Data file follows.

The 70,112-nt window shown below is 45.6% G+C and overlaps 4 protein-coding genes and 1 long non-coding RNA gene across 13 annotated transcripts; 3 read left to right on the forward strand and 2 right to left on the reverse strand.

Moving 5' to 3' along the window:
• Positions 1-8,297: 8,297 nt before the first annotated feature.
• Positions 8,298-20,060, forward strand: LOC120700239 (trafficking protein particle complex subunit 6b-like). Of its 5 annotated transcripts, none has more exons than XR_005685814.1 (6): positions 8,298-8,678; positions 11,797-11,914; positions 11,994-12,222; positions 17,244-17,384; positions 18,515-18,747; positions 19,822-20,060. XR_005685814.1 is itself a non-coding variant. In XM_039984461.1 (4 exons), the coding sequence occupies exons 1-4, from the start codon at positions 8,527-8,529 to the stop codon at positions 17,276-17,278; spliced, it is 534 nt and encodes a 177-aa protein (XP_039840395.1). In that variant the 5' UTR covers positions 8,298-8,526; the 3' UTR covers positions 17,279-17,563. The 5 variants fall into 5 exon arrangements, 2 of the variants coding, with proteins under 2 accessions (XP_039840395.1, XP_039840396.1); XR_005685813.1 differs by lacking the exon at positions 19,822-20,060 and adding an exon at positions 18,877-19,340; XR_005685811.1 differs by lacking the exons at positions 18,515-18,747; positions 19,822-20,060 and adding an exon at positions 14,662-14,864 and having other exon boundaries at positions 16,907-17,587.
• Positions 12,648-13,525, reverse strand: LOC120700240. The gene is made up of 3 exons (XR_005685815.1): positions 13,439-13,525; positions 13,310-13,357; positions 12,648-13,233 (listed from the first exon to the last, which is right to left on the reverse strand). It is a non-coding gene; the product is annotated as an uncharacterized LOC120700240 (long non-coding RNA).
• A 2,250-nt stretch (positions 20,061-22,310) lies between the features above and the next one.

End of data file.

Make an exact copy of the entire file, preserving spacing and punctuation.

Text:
The 70,112-nt window shown below is 45.6% G+C and overlaps 4 protein-coding genes and 1 long non-coding RNA gene across 13 annotated transcripts; 3 read left to right on the forward strand and 2 right to left on the reverse strand.

Moving 5' to 3' along the window:
• Positions 1-8,297: 8,297 nt before the first annotated feature.
• Positions 8,298-20,060, forward strand: LOC120700239 (trafficking protein particle complex subunit 6b-like). Of its 5 annotated transcripts, none has more exons than XR_005685814.1 (6): positions 8,298-8,678; positions 11,797-11,914; positions 11,994-12,222; positions 17,244-17,384; positions 18,515-18,747; positions 19,822-20,060. XR_005685814.1 is itself a non-coding variant. In XM_039984461.1 (4 exons), the coding sequence occupies exons 1-4, from the start codon at positions 8,527-8,529 to the stop codon at positions 17,276-17,278; spliced, it is 534 nt and encodes a 177-aa protein (XP_039840395.1). In that variant the 5' UTR covers positions 8,298-8,526; the 3' UTR covers positions 17,279-17,563. The 5 variants fall into 5 exon arrangements, 2 of the variants coding, with proteins under 2 accessions (XP_039840395.1, XP_039840396.1); XR_005685813.1 differs by lacking the exon at positions 19,822-20,060 and adding an exon at positions 18,877-19,340; XR_005685811.1 differs by lacking the exons at positions 18,515-18,747; positions 19,822-20,060 and adding an exon at positions 14,662-14,864 and having other exon boundaries at positions 16,907-17,587.
• Positions 12,648-13,525, reverse strand: LOC120700240. The gene is made up of 3 exons (XR_005685815.1): positions 13,439-13,525; positions 13,310-13,357; positions 12,648-13,233 (listed from the first exon to the last, which is right to left on the reverse strand). It is a non-coding gene; the product is annotated as an uncharacterized LOC120700240 (long non-coding RNA).
• A 2,250-nt stretch (positions 20,061-22,310) lies between the features above and the next one.